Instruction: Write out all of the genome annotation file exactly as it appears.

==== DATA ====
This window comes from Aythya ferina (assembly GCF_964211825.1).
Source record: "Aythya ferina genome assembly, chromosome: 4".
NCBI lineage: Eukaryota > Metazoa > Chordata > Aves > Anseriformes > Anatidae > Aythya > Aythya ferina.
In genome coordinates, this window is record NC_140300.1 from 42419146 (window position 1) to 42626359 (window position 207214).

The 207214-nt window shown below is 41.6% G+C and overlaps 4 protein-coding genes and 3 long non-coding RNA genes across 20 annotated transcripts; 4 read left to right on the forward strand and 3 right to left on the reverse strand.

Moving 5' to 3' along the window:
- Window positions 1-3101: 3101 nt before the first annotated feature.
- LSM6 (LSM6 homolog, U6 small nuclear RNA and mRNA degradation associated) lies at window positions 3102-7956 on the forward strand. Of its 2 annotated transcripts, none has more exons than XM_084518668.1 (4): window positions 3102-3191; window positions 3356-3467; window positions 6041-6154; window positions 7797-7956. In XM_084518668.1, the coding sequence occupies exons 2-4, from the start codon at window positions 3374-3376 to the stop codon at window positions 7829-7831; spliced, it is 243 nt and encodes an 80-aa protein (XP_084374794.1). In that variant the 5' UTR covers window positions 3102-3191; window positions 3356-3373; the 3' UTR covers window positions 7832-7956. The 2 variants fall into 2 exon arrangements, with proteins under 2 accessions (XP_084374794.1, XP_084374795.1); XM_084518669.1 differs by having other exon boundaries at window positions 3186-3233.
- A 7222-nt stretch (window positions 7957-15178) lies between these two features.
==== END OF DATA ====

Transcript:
This window comes from Aythya ferina (assembly GCF_964211825.1).
Source record: "Aythya ferina genome assembly, chromosome: 4".
NCBI lineage: Eukaryota > Metazoa > Chordata > Aves > Anseriformes > Anatidae > Aythya > Aythya ferina.
In genome coordinates, this window is record NC_140300.1 from 42419146 (window position 1) to 42626359 (window position 207214).

The 207214-nt window shown below is 41.6% G+C and overlaps 4 protein-coding genes and 3 long non-coding RNA genes across 20 annotated transcripts; 4 read left to right on the forward strand and 3 right to left on the reverse strand.

Moving 5' to 3' along the window:
- Window positions 1-3101: 3101 nt before the first annotated feature.
- LSM6 (LSM6 homolog, U6 small nuclear RNA and mRNA degradation associated) lies at window positions 3102-7956 on the forward strand. Of its 2 annotated transcripts, none has more exons than XM_084518668.1 (4): window positions 3102-3191; window positions 3356-3467; window positions 6041-6154; window positions 7797-7956. In XM_084518668.1, the coding sequence occupies exons 2-4, from the start codon at window positions 3374-3376 to the stop codon at window positions 7829-7831; spliced, it is 243 nt and encodes an 80-aa protein (XP_084374794.1). In that variant the 5' UTR covers window positions 3102-3191; window positions 3356-3373; the 3' UTR covers window positions 7832-7956. The 2 variants fall into 2 exon arrangements, with proteins under 2 accessions (XP_084374794.1, XP_084374795.1); XM_084518669.1 differs by having other exon boundaries at window positions 3186-3233.
- A 7222-nt stretch (window positions 7957-15178) lies between these two features.